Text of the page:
DharamsalaFlight in to Delhi. Rendezvous with a friend who took us around a wonderful tour of the Delhi University followed by a delicious Roti-shoti, paneer & Dal Makhni lunch. All 3 of us, newbies to the capital, clearly underestimated its traffic and what followed was driving around the city, jumping in and out of the metro and eventually missing the ‘luxury’ air-conditioned bus to Dharamsala. At the end, after further haggling and ‘jugaad’, we got onto a sub-standard ‘deluxe’ bus filled in abundance with smiling Buddhist monks in their maroon robes  – and post a tense last couple of hours, we couldn’t have asked for a more spiritual start!

After 12 hours of a bumpy sleepless night, we finally reached the pleasantly cold hill-station. Unable to reach our home-stay owner and with little clue as to its address, the trudge uphill began and after yet another Dalai Lama residencehour, moving away from the increasingly commercialised town-centre, we spotted our yellow-red bungalow perched atop a hill.

Flourishing Flora‘ is run by the Sarin’s – a Punjabi/Maharashtrian couple – and their sons. We got a room facing a lovely view of the hills and surrounded by trees (along with a whole lot of insects for company) and more importantly, devoured delicious food cooked by Aunt Sarin. Who’d think an otherwise boring ‘Upma‘ could be so ‘out-of-the-world’? But then, I digress yet again.

MonksAnd so, here we were – at the adopted land of His Holiness The Dalai lama. A little town crowded and unkempt, yet vibrant with people across nationalities roaming around the streets. Visited the Namgyal Monastery and tried to take a sneak-peak inside the huge gates of bungalow where ‘he’ resides, but was promptly shooed away by the guards. Came out dejected with the weather also looking downcast. And then 2 extraordinary events followed: we devoured the most amazing banofee-pie and happening in parallel, were sudden hailstorms. Yes, hailstorms galore that lasted a whole ten minutes!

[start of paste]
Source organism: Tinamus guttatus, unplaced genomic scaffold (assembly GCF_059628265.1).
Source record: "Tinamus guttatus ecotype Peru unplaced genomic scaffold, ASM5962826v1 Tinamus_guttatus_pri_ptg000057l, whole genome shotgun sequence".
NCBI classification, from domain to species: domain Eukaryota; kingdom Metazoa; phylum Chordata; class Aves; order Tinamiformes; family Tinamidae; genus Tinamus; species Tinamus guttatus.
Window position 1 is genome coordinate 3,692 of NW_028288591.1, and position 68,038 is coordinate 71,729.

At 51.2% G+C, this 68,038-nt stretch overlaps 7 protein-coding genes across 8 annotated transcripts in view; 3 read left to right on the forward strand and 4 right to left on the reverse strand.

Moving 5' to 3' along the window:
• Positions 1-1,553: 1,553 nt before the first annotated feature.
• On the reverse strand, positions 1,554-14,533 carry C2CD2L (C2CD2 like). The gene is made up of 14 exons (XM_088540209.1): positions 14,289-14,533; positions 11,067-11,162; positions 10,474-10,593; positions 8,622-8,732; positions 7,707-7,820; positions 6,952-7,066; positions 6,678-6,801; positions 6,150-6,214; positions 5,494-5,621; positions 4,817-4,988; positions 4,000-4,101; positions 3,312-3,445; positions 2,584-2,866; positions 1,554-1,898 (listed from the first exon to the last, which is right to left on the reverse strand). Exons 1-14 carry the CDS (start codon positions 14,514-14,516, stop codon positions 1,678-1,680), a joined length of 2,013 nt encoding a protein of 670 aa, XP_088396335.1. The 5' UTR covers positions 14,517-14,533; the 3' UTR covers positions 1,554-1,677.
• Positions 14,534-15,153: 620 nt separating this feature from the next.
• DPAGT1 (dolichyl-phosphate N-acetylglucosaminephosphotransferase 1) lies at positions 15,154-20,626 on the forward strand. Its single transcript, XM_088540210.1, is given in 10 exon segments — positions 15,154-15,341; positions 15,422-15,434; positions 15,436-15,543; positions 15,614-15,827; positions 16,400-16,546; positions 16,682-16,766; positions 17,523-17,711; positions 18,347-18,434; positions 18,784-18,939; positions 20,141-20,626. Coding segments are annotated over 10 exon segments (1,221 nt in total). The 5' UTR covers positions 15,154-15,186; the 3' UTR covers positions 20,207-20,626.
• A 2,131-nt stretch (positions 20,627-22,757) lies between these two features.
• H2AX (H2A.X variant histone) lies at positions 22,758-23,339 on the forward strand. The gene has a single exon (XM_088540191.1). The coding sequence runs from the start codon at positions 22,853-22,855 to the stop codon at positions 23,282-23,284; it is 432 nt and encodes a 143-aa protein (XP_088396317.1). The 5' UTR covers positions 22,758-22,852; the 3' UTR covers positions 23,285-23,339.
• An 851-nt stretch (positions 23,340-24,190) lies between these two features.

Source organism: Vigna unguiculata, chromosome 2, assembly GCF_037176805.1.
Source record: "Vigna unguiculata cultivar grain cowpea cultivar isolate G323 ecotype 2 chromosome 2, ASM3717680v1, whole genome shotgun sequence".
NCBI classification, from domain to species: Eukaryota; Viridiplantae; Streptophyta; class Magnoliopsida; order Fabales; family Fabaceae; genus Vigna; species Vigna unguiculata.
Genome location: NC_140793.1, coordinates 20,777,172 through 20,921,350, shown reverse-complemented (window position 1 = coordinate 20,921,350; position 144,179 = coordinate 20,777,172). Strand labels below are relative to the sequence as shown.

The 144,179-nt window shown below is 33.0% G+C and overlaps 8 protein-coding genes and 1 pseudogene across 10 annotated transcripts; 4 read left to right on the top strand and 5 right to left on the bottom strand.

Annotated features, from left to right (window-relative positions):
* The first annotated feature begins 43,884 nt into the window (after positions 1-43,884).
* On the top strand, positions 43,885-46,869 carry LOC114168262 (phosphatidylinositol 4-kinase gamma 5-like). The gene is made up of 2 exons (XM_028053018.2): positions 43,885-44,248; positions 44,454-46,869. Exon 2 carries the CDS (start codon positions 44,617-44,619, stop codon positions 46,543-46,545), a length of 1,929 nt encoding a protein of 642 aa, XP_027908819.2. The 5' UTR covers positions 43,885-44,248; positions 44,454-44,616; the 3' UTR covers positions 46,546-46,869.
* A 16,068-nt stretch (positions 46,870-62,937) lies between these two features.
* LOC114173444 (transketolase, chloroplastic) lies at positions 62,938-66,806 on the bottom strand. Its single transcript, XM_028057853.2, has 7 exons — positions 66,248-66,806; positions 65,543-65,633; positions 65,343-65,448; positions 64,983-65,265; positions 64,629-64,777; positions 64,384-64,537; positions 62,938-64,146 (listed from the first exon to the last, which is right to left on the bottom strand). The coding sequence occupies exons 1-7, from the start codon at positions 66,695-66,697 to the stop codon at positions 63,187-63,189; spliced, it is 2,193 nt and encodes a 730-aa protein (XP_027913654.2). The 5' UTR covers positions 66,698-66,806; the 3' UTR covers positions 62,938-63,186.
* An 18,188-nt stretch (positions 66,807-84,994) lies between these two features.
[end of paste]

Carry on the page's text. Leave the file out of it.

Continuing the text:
Hill-goatie!

Our Dharamsala stay included a couple of other monasteries – The Karmapa monastery, away from the city – peaceful and soothing with cute li’l monks in their prayer robes. And the Norbuling Monastery – much bigger, beautiful with a seemingly Zen-inspired architecture & calm all around.

Not to forget the 18 kms-long trek to and from Triund Hill. Definitely not for the faint-hearted, but more than worth the effort.  So we huffed and puffed and forced ourselves to walk that extra mile, but that moment when we got the first glimpse of white mountains amidst the greens and browns – all exhaustion was momentarily forgotten! Until we had to return downhill, which was by no means easier.

Lastly, there was Dalhousie.

Lesson learnt: Sometimes, travel NEEDS planning beforehand. What to visit and what NOT to visit. With little Peaceresearch plus trying to avoid another night in the bus, we decided to spend the last couple of days in Dalhousie. A town where nothing seems to have changed since India got its independence. A place where everything seemed to be ‘under-repair’. Including Khajjiar, oh-so-badly maintained despite a large pole with a flag claiming it to be the “Switzerland” of India. Shameful because there was no need for comparison in the first place, and deeply disappointing because the difference couldn’t have been more stark.

All said, there is a so much more to Himachal than Dharamsala & Dalhousie. And one day, we shall be back.

Om mani padme hum. May more people travel, understand one another and may peace prevail on earth!

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The great indian rail journey

36 hours of free time.
Chai/Kapi-wallahs.
Packed food.
Cockroaches.
Green fields.
Brown rugs.
Smelly toilets.

Positive or negative, nothing can evoke a strong sense of nostalgia like that of a train journey. To me, the quintessential train journey of my childhood was that taken from Coimbatore to Bombay (yes yes, Mumbai) and back during summer vacations. Fortunately, for most of these 36 odd hour-long trips, we were able to afford a 2-tier air-conditioned coach (there were no 3-tier AC coaches then). Tamilians, Malayalis, Gujjus & Sindhis would form the majority of passengers travelling this route. Strangers would become friends by the end of the journey.